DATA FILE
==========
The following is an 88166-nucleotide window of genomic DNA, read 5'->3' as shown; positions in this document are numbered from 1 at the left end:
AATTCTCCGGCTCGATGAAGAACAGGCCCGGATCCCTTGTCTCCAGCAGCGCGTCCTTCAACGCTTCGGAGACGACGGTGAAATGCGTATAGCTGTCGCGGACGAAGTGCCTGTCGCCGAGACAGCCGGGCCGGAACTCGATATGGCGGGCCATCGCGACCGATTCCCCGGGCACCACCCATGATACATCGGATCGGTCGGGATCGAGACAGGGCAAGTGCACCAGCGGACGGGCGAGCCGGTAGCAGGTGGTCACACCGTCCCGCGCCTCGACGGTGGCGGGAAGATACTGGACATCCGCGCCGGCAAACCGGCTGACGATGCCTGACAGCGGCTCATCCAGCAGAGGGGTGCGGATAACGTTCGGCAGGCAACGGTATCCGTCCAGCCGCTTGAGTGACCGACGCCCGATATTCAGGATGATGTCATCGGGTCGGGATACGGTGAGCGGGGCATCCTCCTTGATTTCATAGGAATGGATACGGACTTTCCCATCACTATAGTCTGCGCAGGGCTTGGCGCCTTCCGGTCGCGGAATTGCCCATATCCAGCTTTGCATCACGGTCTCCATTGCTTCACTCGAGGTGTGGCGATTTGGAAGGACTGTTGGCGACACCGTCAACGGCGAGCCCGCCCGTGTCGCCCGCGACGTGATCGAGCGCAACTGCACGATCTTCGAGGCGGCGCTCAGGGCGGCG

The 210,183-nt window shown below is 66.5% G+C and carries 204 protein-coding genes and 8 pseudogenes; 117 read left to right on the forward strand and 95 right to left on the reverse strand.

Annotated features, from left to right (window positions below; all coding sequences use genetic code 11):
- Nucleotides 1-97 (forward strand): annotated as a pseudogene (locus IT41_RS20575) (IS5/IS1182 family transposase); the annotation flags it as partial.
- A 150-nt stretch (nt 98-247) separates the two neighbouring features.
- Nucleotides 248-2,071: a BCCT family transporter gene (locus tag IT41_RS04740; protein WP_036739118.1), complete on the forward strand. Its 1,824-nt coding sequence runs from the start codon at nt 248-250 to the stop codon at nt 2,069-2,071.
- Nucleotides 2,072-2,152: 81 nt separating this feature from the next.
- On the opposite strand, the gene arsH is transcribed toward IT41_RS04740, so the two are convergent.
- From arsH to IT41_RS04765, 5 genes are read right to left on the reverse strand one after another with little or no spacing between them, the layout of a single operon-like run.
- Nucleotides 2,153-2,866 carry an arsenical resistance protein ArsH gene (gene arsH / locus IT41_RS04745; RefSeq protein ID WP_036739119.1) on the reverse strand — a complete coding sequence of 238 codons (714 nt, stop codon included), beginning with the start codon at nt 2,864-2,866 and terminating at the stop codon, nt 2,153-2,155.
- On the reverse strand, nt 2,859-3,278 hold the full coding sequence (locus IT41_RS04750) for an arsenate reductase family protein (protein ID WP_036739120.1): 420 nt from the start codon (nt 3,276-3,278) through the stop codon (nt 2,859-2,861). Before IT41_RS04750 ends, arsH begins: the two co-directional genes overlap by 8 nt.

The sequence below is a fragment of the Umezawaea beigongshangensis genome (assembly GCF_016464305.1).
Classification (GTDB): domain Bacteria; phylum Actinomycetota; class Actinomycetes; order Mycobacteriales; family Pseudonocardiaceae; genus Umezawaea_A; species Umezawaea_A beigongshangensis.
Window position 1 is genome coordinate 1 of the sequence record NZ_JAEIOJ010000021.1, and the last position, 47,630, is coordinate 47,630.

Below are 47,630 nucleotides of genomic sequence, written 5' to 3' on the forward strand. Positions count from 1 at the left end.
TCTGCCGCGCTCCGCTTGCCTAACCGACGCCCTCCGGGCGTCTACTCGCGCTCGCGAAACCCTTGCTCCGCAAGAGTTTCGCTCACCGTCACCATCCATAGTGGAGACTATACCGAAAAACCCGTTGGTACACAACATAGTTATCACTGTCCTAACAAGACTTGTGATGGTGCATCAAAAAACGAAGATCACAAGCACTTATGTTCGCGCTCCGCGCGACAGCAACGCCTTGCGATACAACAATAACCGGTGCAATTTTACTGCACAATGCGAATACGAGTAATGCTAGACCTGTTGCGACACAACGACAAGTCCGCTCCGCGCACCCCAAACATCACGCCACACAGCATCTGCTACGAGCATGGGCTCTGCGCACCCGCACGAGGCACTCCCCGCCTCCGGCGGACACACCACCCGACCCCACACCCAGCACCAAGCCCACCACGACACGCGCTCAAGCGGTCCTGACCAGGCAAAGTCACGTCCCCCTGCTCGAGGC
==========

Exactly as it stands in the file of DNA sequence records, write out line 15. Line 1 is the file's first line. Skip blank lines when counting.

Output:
Window position 1 is genome coordinate 1 of the sequence record NZ_JAEIOJ010000021.1, and the last position, 47,630, is coordinate 47,630.